"The longest 90 minutes of our lives,” was how one WFP staffer described the experience of driving his children and colleagues to safety through the Sudanese town of Kadugli, as gun battles raged on a summer day last year. The same staffer returned just hours later to help distribute food to frightened inhabitants
ROME -- The decision by the 27 WFP Staff in Kadugli, Sudan, to evacuate their sub-office and other NGO staff and their dependents saved lives: shortly afterwards armed attackers looted and ransacked the sub-office. And they still managed to carry out vital food distributions to people fleeing the fighting.
“It was the longest 90 minutes of our lives,” said Saad Yousif, a senior programme assistant, describing the evacuation in a 12-vehicle convoy.
“Although I felt scared at the time of evacuation, I knew we had made the right decision,” Ahmed Fadul, a senior finance assistant told a WFP ceremony, accepting a 2012 Award of Merit on behalf of the whole Kadugli team. “The office had been attacked just four hours after the re-location. If we had stayed in the office, we would not be here today.”
Returning a week after the evacuation, Fadul and his team found the office destroyed and the interior looted.
A tough call
On the morning of 7 June 2011, fighting had broken out between the Sudan Armed Forces (SAF) and the Sudan People’s Liberation Army - North (SPLA-N) in Kadugli, capital of Sudan’s South Kordofan State, and was moving rapidly towards the WFP Office in the centre of town.
The decision to evacuate was not an easy one. The town and surrounding areas had erupted in violence, and leaving the WFP office meant driving directly through it.
The trip to the UNMIS compound, which would normally take 15 minutes, took two terrifying hours. Saad drove the next-to-last vehicle in the 12-vehicle WFP convoy, which was transporting 109 people.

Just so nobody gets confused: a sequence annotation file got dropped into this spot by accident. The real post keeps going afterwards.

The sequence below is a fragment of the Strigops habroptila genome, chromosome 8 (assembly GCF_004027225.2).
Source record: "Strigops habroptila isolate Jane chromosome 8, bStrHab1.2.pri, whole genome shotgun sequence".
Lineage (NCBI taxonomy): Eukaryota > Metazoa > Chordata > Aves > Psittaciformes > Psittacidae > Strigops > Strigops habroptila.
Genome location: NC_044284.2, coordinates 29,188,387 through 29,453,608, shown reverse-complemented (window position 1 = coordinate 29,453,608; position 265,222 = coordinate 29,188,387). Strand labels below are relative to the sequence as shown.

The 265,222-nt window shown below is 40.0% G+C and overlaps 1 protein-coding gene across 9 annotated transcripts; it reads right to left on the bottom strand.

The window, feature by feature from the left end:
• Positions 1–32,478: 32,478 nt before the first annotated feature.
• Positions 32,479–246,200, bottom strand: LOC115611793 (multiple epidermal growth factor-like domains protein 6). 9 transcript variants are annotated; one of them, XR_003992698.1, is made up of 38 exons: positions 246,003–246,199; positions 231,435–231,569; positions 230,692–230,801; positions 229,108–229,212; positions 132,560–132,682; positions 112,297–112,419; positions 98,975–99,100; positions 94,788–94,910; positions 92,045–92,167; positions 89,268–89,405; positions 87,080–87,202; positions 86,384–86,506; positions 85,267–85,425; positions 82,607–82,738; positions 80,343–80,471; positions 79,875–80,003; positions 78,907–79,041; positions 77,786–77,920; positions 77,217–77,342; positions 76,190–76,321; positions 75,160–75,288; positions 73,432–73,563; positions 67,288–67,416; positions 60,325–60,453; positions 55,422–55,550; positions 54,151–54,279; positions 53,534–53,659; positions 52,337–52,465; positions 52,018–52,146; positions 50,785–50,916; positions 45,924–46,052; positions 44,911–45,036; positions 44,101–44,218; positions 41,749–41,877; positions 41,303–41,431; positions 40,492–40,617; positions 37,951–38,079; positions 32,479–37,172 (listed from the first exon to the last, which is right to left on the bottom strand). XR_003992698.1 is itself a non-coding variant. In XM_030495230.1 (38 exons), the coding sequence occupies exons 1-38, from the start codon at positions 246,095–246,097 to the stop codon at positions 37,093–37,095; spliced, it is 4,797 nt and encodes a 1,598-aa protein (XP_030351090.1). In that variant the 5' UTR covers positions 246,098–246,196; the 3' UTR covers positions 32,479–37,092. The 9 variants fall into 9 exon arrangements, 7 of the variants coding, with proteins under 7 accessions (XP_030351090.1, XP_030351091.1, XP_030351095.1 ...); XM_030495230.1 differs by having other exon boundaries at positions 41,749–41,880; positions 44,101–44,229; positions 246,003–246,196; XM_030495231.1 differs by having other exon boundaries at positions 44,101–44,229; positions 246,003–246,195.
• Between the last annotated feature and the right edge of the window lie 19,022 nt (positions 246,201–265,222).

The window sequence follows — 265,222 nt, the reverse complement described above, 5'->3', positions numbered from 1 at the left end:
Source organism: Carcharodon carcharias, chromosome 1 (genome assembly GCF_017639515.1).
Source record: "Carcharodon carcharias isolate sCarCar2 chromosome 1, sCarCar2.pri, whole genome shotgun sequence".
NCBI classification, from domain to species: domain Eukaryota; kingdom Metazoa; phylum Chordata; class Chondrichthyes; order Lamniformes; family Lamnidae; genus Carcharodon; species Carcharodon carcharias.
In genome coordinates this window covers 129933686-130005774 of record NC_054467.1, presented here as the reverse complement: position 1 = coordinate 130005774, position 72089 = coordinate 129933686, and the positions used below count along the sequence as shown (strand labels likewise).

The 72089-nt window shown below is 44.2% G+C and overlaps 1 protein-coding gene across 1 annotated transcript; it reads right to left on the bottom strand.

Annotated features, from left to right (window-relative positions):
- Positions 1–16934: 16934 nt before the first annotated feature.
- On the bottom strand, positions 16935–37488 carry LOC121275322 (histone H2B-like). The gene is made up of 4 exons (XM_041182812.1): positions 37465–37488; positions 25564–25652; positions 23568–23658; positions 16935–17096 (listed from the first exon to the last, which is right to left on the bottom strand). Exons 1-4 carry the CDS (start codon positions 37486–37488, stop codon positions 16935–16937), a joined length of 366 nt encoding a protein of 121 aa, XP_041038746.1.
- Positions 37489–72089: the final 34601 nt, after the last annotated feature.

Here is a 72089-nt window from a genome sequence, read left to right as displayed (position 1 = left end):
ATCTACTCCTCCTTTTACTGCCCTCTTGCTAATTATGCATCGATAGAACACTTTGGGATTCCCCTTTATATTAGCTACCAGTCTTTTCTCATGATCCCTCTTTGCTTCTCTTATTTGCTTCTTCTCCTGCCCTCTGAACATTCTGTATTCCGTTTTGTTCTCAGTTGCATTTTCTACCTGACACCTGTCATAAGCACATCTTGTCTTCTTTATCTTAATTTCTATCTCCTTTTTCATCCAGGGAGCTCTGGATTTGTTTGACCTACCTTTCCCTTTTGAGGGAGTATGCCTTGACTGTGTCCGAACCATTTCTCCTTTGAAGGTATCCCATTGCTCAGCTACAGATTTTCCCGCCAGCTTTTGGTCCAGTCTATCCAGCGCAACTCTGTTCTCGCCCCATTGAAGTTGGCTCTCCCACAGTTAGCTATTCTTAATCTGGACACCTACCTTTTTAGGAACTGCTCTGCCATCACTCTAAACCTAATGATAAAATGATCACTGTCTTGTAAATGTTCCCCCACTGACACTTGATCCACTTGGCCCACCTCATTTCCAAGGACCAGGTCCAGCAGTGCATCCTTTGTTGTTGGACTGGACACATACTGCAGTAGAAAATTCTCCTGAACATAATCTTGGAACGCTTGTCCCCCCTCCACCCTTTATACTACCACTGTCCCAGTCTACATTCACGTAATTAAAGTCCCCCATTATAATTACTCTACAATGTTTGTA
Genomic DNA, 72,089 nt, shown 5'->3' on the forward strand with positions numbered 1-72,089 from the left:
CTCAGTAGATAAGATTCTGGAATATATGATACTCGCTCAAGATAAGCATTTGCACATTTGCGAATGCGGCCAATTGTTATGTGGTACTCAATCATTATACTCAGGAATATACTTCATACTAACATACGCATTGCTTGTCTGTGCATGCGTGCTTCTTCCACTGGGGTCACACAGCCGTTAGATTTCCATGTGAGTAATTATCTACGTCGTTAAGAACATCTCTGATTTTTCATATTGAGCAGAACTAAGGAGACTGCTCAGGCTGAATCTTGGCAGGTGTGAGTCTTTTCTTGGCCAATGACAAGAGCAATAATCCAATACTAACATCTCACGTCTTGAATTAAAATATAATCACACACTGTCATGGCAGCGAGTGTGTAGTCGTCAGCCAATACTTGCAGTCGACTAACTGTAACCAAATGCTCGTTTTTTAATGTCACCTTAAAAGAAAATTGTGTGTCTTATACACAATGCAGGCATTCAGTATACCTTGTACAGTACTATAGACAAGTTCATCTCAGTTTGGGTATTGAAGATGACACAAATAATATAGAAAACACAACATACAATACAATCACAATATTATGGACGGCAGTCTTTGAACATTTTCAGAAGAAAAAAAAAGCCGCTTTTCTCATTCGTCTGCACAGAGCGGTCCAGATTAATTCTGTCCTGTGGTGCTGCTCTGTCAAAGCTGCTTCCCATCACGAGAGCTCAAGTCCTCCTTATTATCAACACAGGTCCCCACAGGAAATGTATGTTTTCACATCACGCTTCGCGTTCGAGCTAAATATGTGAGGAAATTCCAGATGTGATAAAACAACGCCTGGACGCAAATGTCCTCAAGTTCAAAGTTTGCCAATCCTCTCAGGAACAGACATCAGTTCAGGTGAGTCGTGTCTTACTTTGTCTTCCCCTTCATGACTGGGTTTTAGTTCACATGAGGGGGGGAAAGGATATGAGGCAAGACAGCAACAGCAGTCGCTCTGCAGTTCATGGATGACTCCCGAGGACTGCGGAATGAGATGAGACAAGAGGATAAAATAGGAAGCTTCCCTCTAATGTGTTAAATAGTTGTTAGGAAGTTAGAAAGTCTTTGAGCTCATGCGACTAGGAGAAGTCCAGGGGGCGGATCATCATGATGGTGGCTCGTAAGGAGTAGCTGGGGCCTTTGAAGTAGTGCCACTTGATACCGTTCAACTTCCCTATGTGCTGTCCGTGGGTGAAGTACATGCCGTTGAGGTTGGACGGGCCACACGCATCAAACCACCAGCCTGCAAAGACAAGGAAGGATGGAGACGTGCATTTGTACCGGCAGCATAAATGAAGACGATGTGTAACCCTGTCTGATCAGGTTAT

"Just as we left the sub-office, we got stopped for an unknown reason," says Saad. It turned out this was one of many stops eventually made by the SAF and PDF (Popular Defence Force) to inspect the convoy.
"The road was the only escape route out of town, and so we were also surrounded by people fleeing on foot. Shelling was still coming down from mountains, and in the back seat my children asked again, 'Are these guns? Is this a shelling?' I had to answer again, 'Yes,'" he said.
The team’s bravery didn’t end there though. Five WFP staff chose to stay behind in Kadugli as the fighting and evacuations continued, to continue to manage food distributions. At this point, UNMIS started to move staff away from the compound because of the security situation.
But thousands of refugees from Kadugli had started arriving around the compound too, seeking refuge. "Fighting was still going on, but people still needed food, and distributions still needed to happen," says Programme Officer Selamawit Ogbachristos.
So five WFP staff opted to stay behind at the UNMIS compound for three additional weeks, including Ahmed, Saad and Selamawit. Despite the security risks, they worked to maintain food distributions to the people affected by the fighting.
"The relief I felt from watching families starting to cook their food is unforgettable,” said Saad. “Seeing that helped me realize we had saved thousands of lives.”